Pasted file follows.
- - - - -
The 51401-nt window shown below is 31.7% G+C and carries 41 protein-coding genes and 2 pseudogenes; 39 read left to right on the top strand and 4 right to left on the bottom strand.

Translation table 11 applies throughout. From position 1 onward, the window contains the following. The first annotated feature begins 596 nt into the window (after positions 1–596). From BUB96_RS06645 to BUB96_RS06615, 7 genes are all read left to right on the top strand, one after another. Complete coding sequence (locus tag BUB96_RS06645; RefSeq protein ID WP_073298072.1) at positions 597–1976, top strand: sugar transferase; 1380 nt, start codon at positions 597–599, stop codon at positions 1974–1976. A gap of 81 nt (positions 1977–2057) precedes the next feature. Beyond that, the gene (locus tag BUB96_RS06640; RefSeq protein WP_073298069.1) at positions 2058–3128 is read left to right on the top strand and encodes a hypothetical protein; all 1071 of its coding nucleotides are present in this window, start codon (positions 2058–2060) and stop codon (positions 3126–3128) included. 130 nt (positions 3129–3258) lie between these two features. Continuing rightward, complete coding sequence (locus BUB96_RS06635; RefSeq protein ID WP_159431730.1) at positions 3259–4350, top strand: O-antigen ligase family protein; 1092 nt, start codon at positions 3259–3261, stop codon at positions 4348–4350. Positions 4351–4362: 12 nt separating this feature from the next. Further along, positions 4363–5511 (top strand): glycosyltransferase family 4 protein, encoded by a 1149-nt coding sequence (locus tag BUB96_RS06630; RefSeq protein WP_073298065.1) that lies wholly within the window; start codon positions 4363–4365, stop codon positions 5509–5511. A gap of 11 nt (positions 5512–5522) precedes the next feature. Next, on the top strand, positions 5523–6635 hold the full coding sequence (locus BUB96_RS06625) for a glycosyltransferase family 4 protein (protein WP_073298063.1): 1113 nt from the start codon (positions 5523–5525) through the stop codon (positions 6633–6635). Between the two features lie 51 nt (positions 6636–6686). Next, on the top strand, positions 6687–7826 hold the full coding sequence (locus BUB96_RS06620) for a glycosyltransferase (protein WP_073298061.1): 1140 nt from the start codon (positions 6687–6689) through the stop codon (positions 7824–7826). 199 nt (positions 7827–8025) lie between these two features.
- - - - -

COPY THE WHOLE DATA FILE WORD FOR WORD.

The 51401-nt window shown below is 31.7% G+C and carries 41 protein-coding genes and 2 pseudogenes; 39 read left to right on the top strand and 4 right to left on the bottom strand.

Translation table 11 applies throughout. From position 1 onward, the window contains the following. The first annotated feature begins 596 nt into the window (after positions 1–596). From BUB96_RS06645 to BUB96_RS06615, 7 genes are all read left to right on the top strand, one after another. Complete coding sequence (locus tag BUB96_RS06645; RefSeq protein ID WP_073298072.1) at positions 597–1976, top strand: sugar transferase; 1380 nt, start codon at positions 597–599, stop codon at positions 1974–1976. A gap of 81 nt (positions 1977–2057) precedes the next feature. Beyond that, the gene (locus tag BUB96_RS06640; RefSeq protein WP_073298069.1) at positions 2058–3128 is read left to right on the top strand and encodes a hypothetical protein; all 1071 of its coding nucleotides are present in this window, start codon (positions 2058–2060) and stop codon (positions 3126–3128) included. 130 nt (positions 3129–3258) lie between these two features. Continuing rightward, complete coding sequence (locus BUB96_RS06635; RefSeq protein ID WP_159431730.1) at positions 3259–4350, top strand: O-antigen ligase family protein; 1092 nt, start codon at positions 3259–3261, stop codon at positions 4348–4350. Positions 4351–4362: 12 nt separating this feature from the next. Further along, positions 4363–5511 (top strand): glycosyltransferase family 4 protein, encoded by a 1149-nt coding sequence (locus tag BUB96_RS06630; RefSeq protein WP_073298065.1) that lies wholly within the window; start codon positions 4363–4365, stop codon positions 5509–5511. A gap of 11 nt (positions 5512–5522) precedes the next feature. Next, on the top strand, positions 5523–6635 hold the full coding sequence (locus BUB96_RS06625) for a glycosyltransferase family 4 protein (protein WP_073298063.1): 1113 nt from the start codon (positions 5523–5525) through the stop codon (positions 6633–6635). Between the two features lie 51 nt (positions 6636–6686). Next, on the top strand, positions 6687–7826 hold the full coding sequence (locus BUB96_RS06620) for a glycosyltransferase (protein WP_073298061.1): 1140 nt from the start codon (positions 6687–6689) through the stop codon (positions 7824–7826). 199 nt (positions 7827–8025) lie between these two features.